Cyborg Babies and Cy-Dough-Plasm Ideas about Self and Life in the Culture of Simulation
In Cyborg Babies: From Technosex to Technotots, Robbie Davis-Floyd and Joseph Dumit (eds.). New York: Routledge, 1998.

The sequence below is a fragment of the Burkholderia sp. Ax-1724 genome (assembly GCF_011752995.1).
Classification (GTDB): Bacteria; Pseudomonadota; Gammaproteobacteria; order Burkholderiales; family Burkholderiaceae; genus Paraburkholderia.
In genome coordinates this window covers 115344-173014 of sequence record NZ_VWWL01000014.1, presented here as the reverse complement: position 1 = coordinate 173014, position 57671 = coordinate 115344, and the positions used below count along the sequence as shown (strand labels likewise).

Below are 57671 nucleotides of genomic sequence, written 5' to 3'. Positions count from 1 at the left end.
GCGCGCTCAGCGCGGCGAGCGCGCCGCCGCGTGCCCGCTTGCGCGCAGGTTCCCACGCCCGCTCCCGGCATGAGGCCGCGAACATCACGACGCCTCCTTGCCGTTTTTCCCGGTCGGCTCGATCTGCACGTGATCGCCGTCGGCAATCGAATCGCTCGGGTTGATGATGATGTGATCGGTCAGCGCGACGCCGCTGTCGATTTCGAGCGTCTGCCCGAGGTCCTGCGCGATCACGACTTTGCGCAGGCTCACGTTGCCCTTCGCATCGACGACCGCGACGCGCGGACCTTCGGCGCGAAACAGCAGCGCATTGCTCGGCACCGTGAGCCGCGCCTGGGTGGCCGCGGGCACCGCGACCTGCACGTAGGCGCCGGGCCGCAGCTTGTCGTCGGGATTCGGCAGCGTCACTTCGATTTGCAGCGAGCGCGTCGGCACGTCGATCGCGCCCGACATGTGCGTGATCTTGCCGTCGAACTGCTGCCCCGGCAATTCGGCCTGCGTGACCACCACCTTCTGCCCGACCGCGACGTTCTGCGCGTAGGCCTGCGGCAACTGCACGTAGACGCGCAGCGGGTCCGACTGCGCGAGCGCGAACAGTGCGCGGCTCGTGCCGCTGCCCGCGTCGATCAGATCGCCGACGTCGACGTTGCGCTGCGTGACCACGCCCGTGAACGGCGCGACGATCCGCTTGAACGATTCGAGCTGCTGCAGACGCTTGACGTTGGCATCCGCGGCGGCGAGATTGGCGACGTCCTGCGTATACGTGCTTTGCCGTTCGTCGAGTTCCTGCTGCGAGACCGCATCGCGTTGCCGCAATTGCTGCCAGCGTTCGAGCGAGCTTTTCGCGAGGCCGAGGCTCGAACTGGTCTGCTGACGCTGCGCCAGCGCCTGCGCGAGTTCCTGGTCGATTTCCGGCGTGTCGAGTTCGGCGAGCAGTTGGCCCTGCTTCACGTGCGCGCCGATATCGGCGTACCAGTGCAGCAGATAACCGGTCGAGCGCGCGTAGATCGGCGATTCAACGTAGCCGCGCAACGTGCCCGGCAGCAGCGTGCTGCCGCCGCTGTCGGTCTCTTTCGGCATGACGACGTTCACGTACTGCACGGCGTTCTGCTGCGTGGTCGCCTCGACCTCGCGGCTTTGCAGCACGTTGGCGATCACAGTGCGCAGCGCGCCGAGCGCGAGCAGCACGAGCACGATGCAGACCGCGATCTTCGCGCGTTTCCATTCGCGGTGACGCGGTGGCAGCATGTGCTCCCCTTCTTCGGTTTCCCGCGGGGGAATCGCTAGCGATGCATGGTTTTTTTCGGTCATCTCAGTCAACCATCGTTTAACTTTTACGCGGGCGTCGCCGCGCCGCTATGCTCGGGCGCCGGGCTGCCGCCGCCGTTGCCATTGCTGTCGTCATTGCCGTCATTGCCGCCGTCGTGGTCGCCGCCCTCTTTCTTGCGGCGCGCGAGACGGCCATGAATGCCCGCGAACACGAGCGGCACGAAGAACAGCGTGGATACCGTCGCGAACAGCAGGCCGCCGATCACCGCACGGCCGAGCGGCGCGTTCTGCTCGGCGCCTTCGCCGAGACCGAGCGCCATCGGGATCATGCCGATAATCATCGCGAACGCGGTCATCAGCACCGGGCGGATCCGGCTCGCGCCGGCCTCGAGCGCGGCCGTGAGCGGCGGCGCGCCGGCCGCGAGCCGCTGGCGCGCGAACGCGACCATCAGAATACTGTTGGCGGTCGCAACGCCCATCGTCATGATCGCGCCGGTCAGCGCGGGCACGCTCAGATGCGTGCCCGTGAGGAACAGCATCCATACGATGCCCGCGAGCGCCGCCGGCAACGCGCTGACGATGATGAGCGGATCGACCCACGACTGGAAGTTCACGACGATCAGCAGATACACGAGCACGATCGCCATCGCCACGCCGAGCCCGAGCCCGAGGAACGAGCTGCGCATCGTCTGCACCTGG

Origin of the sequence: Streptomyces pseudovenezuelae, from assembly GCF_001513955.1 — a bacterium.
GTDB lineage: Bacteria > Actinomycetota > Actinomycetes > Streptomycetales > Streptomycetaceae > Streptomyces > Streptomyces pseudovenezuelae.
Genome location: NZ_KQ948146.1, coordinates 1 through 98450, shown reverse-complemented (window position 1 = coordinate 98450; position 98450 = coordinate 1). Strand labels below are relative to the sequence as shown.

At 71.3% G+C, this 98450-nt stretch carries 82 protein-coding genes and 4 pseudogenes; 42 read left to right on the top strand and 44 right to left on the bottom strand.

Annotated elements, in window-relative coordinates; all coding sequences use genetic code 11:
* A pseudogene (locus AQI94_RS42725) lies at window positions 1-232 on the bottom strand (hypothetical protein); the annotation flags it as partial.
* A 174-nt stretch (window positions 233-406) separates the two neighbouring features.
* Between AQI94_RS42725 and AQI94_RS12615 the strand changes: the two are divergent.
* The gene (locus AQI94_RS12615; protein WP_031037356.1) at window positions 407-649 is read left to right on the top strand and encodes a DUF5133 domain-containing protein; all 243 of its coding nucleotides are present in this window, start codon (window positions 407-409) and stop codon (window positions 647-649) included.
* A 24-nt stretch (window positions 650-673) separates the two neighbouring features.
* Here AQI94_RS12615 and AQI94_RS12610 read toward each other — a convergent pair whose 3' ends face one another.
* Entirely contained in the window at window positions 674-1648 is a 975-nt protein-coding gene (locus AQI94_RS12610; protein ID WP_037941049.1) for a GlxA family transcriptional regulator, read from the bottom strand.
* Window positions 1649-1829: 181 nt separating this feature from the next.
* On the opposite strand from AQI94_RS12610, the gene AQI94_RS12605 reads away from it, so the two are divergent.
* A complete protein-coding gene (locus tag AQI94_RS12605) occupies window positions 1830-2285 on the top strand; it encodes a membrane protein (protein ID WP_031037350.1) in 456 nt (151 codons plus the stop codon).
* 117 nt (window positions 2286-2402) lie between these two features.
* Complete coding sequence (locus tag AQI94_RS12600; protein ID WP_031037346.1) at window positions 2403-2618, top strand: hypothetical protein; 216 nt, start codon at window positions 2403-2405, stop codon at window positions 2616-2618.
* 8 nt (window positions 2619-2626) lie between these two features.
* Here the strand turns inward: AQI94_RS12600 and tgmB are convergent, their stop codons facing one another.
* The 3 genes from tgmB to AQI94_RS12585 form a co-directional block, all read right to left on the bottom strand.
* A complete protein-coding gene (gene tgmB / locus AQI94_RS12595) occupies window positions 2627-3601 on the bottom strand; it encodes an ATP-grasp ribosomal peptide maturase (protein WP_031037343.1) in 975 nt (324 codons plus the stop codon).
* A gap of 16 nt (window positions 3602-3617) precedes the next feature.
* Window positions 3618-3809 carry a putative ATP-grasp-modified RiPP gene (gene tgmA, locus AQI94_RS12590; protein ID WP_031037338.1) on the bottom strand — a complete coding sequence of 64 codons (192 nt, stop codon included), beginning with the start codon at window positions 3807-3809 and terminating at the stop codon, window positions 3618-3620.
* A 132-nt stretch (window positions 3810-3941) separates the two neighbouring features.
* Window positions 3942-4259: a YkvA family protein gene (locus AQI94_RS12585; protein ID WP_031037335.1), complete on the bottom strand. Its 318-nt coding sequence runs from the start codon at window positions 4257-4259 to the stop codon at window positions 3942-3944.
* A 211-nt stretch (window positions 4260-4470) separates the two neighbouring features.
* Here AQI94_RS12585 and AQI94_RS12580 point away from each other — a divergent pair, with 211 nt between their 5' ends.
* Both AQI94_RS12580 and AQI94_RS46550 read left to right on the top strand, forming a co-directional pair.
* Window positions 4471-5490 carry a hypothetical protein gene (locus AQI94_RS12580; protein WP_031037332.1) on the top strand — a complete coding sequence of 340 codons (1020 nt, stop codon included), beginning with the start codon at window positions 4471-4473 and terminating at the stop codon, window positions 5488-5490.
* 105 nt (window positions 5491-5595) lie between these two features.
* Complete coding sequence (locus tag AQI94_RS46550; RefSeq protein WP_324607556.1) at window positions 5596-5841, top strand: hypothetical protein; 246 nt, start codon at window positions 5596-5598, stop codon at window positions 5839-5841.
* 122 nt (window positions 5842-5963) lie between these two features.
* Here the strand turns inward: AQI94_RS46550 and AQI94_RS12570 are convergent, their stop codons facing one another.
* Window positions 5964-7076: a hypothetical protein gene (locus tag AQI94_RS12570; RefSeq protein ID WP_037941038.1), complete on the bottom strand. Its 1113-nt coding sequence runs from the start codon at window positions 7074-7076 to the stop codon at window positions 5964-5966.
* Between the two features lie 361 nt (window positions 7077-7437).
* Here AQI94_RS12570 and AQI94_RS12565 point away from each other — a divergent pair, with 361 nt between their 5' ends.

The genius of Jean Piaget (1960) showed us the degree to which it is the business of childhood to take the objects in the world and use how they "work" to construct theories-- of space, time, number, causality, life, and mind. Fifty years ago, when Piaget was formulating his theories, a child's world was full of things that could be understood in simple, mechanical ways. A bicycle could be understood in terms of its pedals and gears, a wind-up car in terms of its clockwork springs. Children were able to take electronic devices such as basic radios and (with some difficulty) bring them into this "mechanical" system of understanding. Since the end of the 1970s, however, with the introduction of electronic toys and games, the nature of objects and how children understand them have changed. When children today remove the back of their computer toys to "see" how they work, they find a chip, a battery, and some wires. Sensing that trying to understand these objects "physically" will lead to a dead end, children try to use a "psychological" kind of understanding (Turkle 1984:29-63). Children ask themselves if the games are conscious, if the games know, if they have feelings, and even if they "cheat." Earlier objects encouraged children to think in terms of a distinction between the world of psychology and the world of machines, but the computer does not. Its "opacity" encourages children to see computational objects as psychological machines.